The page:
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SunSurfer

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Everything posted by SunSurfer

  1. Don't know if your original Australian buyer might be keen again if DHL can come close to matching the price they give Sean Martin (Donek) to ship his new boards to Australia. SunSurfer
  2. Information on the strength of the various SS fasteners / axle rod etc can be found here. http://www.anzor.co.nz/?T=30 a kilo Newton (kN) is approx. a 100kg (225lb) load. SunSurfer
  3. Homebuilt too many years ago from laminated marine plywood, Dynel sheathing cloth and epoxy. Trucks are 1977 vintage Trackers with Road Rider 4s. Deck grip is wet & dry sandpaper 60 grade available form your local hardware store. SunSurfer
  4. Thanks for that Sean. I had wondered about how the plate would cope with the loads on the mounting bolts. I had been considering metal inserts in the plate to spread the loads at those points. You have made a very cogent case for reinforcement and load spreading. SunSurfer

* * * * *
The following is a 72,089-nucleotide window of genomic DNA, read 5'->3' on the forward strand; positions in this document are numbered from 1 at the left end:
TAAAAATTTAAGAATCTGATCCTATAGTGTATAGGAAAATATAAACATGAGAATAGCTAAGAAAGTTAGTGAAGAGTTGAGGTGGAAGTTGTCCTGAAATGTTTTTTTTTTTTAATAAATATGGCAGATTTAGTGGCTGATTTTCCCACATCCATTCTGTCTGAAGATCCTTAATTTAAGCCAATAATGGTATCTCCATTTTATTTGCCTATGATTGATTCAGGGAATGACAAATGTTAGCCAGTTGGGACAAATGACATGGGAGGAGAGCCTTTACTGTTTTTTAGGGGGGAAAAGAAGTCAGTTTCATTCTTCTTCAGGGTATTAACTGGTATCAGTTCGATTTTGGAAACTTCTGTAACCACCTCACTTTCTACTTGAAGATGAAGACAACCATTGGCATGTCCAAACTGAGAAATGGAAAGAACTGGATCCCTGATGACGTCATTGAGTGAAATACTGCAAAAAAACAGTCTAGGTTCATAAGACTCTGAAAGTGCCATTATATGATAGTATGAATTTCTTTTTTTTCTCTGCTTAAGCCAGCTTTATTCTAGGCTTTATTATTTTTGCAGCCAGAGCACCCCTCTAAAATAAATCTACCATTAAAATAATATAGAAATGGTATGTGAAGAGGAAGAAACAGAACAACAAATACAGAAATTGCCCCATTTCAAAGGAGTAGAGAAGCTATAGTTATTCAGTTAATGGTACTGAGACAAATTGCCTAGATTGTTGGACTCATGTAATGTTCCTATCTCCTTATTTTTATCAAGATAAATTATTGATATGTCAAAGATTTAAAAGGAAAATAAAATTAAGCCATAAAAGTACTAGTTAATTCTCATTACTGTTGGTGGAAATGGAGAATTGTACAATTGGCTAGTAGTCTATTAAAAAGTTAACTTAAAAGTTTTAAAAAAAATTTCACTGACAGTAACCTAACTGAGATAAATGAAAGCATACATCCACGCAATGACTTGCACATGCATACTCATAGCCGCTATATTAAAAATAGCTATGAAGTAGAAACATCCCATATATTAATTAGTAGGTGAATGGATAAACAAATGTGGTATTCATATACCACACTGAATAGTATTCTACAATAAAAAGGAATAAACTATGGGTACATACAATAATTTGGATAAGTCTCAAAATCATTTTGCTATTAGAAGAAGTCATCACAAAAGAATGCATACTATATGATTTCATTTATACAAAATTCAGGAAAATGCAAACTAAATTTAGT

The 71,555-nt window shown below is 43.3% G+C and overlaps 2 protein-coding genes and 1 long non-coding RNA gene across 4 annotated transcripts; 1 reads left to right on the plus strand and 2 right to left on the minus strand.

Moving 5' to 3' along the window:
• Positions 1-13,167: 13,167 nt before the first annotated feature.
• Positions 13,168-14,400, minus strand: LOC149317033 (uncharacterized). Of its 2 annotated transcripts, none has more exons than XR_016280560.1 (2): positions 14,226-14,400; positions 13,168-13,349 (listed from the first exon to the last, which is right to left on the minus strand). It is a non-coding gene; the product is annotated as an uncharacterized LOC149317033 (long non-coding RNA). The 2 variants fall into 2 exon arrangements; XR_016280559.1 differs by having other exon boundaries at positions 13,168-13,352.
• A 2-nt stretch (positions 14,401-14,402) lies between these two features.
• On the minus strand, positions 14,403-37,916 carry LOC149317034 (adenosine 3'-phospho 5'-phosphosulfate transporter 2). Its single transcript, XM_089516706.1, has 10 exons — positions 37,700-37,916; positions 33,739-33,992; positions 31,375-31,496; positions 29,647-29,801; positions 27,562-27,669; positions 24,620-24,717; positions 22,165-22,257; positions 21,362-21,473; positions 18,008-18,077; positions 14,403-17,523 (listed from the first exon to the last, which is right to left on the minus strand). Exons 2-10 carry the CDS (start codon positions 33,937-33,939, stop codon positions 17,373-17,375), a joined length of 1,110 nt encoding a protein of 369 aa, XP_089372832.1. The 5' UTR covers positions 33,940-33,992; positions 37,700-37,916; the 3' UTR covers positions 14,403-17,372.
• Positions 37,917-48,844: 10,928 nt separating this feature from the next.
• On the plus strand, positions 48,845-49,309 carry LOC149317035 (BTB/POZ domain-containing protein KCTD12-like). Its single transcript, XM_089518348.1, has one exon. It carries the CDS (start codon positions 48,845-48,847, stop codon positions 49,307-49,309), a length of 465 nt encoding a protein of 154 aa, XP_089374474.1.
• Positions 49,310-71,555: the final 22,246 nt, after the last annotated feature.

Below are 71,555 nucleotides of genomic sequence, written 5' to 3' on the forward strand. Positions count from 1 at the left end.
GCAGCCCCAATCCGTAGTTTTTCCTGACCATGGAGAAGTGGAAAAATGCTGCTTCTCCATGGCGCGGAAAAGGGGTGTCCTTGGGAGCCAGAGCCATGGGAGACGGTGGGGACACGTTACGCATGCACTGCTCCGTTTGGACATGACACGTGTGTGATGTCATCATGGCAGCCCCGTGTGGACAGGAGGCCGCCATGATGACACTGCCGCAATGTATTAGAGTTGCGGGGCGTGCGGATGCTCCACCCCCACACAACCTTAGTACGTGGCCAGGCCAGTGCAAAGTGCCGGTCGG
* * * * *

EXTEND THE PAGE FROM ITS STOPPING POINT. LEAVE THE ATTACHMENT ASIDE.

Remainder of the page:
5. http://www.anzor.co.nz/?T=173 Countersunk head barrel nut courtesy of my local stainless steel fittings supplier site. The top of the rideable plate has had another layer of sheathing cloth and epoxy applied which went on after the countersink holes were drilled. I figure the major load on the axle is compression as the G level rises in the turn. There the axle is squeezed between the plastic and the the grooved stainless clamp base. The groove in the clamp base has been filed so that force is applied across the whole width of the base. As supplied, the groove is slightly lower in the middle compared with either end. If you tighten up the U-bolt too tight you can bend the axle unless you make this mod. Front axle moves in its' slot in the event of a sudden decelleration, while the rear axle is compressed along the whole rear side of its' slot. The slots have been cut so that the axle is supported on all sides as much as possible. I could have used a semicircular tipped router bit instead of a square for the rear slot, but I'm not sure that that is actually necessary. All that being said, the design principles could be fairly easily upsized by use of - a thicker UHMWPE plastic block (current is 1cm) a thicker axle a different size clamp, and there are a wide range of sizes available. stainless steel plate on the top of the plastic block to reduce the overall height of the base block. As the title says, this thread is a "chronicle", and I continue to make adjustments and changes to the design, so that what you see here is a step or two behind the current state. I get to actually ride this in early August. Although the snow is falling here and the ski season has begun, my day job prevents me getting up there just yet. I have the rideable version mounted on my oldest carving board in my garage, and I am itching to get up there and try it!! Just as before, I have no commercial interest in this design process. This is an Open Source design and others are welcome to use it as they wish, and at their own risk. I understand that Donek & Bomber are commercial entities, and that Sean and Fin make their living out of what they design, build, and most importantly sell. There are also other people participating on the board who are working in this area, and making plate product for sale on a smaller scale. SunSurfer